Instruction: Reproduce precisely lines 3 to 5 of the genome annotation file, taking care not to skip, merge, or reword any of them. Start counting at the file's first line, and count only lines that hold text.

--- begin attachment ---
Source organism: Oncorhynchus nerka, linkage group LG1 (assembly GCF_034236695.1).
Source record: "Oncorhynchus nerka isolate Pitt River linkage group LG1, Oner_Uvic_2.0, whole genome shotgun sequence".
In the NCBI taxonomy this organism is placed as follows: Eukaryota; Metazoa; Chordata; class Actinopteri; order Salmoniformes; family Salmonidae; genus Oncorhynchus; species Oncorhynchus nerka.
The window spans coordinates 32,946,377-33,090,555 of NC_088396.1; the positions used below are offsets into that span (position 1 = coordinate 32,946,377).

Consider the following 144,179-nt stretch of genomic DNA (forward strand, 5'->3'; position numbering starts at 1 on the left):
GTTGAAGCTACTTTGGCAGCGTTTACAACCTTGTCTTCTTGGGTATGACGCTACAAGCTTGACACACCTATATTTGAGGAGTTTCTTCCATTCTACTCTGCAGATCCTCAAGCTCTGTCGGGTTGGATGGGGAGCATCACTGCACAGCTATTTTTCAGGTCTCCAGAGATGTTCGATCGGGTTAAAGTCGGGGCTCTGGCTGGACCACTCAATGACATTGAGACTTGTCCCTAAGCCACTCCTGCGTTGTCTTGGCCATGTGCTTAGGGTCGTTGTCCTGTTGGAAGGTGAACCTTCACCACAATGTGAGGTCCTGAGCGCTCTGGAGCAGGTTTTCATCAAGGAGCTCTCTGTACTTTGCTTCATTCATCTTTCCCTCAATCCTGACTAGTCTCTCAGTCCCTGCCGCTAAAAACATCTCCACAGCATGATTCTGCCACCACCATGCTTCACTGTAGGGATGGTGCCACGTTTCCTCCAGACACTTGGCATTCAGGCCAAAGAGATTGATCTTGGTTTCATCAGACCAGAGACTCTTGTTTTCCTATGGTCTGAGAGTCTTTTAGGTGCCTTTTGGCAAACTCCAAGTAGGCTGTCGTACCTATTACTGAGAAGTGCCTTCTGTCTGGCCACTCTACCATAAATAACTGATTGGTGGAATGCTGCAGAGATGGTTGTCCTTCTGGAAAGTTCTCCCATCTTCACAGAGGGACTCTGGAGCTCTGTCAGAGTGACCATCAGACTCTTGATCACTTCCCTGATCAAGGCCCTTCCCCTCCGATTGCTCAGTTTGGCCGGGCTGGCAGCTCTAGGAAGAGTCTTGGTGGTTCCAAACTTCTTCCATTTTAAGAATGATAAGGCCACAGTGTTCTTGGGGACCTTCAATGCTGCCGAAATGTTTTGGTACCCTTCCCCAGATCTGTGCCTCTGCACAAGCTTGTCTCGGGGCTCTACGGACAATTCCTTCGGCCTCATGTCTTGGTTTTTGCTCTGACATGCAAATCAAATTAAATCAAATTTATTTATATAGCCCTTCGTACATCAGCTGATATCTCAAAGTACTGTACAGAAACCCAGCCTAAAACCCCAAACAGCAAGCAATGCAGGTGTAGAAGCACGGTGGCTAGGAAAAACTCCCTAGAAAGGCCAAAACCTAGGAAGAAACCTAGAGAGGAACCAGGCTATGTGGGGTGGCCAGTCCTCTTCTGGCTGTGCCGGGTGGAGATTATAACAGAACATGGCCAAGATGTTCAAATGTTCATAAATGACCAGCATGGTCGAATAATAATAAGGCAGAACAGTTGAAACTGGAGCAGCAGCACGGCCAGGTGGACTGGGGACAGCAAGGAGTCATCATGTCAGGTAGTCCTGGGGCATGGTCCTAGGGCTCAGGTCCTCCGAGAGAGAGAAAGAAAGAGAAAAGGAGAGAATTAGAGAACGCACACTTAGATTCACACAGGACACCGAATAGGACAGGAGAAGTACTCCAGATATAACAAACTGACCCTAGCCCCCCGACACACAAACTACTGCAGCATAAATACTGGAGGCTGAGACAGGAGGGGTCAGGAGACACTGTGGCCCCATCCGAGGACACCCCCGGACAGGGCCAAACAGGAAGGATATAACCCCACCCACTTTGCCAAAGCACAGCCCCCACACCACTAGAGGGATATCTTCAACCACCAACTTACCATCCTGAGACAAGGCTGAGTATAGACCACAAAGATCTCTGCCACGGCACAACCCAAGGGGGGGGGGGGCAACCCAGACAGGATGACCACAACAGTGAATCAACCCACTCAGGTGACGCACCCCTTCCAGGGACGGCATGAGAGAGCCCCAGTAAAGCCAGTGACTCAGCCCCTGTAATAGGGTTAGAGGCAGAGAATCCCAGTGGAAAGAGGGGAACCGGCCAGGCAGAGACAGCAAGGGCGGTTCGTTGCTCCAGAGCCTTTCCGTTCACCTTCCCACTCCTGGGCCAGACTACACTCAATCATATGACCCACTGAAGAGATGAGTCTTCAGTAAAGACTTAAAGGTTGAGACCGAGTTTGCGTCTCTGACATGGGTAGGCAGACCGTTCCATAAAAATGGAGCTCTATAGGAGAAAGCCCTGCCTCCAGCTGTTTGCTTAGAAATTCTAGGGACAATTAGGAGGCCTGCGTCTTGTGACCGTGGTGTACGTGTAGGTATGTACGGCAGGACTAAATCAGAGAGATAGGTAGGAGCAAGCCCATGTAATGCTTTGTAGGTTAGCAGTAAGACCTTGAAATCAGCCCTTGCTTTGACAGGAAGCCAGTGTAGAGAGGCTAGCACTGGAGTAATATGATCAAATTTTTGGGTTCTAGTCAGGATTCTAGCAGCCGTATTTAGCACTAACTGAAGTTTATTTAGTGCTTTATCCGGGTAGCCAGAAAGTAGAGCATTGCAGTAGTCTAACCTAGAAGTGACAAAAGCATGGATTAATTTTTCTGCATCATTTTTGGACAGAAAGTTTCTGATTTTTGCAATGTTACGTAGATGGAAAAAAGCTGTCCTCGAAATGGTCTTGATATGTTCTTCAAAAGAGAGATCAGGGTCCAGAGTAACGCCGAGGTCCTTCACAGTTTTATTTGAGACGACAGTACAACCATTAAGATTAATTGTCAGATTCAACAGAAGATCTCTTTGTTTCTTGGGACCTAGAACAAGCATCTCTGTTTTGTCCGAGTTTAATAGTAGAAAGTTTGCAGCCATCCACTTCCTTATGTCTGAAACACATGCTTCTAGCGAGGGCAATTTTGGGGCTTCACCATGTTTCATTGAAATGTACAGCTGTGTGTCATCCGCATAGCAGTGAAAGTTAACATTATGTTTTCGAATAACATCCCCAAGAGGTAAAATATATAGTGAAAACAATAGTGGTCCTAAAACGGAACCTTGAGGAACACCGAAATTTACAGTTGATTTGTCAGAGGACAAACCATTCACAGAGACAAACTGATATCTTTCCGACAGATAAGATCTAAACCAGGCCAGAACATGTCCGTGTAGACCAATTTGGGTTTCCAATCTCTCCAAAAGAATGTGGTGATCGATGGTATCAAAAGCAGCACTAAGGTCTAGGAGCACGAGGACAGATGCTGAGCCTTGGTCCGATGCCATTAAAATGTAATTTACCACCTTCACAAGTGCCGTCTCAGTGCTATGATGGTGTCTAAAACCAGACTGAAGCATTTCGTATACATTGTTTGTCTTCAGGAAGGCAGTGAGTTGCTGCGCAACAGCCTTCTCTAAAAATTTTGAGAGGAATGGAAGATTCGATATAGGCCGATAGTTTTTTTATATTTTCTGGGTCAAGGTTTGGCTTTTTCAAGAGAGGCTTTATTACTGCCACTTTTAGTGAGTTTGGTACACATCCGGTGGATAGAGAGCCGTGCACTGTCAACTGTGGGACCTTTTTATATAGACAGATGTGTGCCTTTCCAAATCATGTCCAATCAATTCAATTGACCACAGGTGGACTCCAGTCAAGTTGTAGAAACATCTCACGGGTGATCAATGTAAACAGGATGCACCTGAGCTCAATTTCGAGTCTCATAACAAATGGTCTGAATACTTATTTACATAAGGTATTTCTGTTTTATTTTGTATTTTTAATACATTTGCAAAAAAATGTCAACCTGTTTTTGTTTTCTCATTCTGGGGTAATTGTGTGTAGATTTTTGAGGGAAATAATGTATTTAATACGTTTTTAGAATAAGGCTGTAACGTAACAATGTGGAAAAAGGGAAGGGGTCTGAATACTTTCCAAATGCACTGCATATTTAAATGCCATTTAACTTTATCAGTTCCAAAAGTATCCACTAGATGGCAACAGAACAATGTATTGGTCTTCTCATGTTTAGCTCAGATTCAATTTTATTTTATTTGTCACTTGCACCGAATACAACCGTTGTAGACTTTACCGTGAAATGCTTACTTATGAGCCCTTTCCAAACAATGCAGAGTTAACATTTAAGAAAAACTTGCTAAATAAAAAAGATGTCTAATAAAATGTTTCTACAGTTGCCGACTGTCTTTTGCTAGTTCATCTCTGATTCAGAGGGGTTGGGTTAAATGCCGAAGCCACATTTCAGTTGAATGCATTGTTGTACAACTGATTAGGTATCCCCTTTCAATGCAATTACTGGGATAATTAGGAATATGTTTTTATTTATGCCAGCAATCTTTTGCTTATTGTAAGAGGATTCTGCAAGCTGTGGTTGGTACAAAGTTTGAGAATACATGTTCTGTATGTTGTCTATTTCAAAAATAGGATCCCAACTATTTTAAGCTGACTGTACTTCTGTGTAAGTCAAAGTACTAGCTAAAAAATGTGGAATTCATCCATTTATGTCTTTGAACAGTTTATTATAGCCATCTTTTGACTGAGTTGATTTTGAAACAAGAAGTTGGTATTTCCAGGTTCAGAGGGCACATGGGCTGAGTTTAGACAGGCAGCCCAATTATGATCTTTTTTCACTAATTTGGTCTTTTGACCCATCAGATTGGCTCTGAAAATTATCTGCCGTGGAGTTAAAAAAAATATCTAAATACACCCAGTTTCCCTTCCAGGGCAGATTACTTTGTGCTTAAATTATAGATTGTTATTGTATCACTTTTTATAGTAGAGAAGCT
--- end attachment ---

In the NCBI taxonomy this organism is placed as follows: Eukaryota; Metazoa; Chordata; class Actinopteri; order Salmoniformes; family Salmonidae; genus Oncorhynchus; species Oncorhynchus nerka.
The window spans coordinates 32,946,377-33,090,555 of NC_088396.1; the positions used below are offsets into that span (position 1 = coordinate 32,946,377).

Consider the following 144,179-nt stretch of genomic DNA (forward strand, 5'->3'; position numbering starts at 1 on the left):